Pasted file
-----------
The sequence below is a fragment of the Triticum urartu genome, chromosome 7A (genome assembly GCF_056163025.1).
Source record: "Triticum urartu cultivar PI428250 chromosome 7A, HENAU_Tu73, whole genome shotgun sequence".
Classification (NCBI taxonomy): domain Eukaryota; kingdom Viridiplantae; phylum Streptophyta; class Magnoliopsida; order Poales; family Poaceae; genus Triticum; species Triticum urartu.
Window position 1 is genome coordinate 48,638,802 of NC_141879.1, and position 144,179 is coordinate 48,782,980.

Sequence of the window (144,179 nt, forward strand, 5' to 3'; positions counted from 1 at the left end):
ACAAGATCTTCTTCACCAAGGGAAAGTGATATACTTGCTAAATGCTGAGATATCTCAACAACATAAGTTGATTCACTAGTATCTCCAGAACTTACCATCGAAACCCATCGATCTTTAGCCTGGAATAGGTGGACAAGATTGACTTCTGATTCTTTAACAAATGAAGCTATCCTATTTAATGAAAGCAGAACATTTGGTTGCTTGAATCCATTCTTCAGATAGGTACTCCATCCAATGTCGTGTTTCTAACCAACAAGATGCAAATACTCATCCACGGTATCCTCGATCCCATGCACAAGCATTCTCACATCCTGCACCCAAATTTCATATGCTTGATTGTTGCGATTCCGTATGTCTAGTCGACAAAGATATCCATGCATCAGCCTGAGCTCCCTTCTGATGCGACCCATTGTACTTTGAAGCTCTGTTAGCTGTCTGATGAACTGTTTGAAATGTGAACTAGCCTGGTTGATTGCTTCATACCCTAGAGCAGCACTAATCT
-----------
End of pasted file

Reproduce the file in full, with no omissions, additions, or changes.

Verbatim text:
The sequence below is a fragment of the Triticum urartu genome, chromosome 7A (genome assembly GCF_056163025.1).
Source record: "Triticum urartu cultivar PI428250 chromosome 7A, HENAU_Tu73, whole genome shotgun sequence".
Classification (NCBI taxonomy): domain Eukaryota; kingdom Viridiplantae; phylum Streptophyta; class Magnoliopsida; order Poales; family Poaceae; genus Triticum; species Triticum urartu.
Window position 1 is genome coordinate 48,638,802 of NC_141879.1, and position 144,179 is coordinate 48,782,980.

Sequence of the window (144,179 nt, forward strand, 5' to 3'; positions counted from 1 at the left end):
ACAAGATCTTCTTCACCAAGGGAAAGTGATATACTTGCTAAATGCTGAGATATCTCAACAACATAAGTTGATTCACTAGTATCTCCAGAACTTACCATCGAAACCCATCGATCTTTAGCCTGGAATAGGTGGACAAGATTGACTTCTGATTCTTTAACAAATGAAGCTATCCTATTTAATGAAAGCAGAACATTTGGTTGCTTGAATCCATTCTTCAGATAGGTACTCCATCCAATGTCGTGTTTCTAACCAACAAGATGCAAATACTCATCCACGGTATCCTCGATCCCATGCACAAGCATTCTCACATCCTGCACCCAAATTTCATATGCTTGATTGTTGCGATTCCGTATGTCTAGTCGACAAAGATATCCATGCATCAGCCTGAGCTCCCTTCTGATGCGACCCATTGTACTTTGAAGCTCTGTTAGCTGTCTGATGAACTGTTTGAAATGTGAACTAGCCTGGTTGATTGCTTCATACCCTAGAGCAGCACTAATCT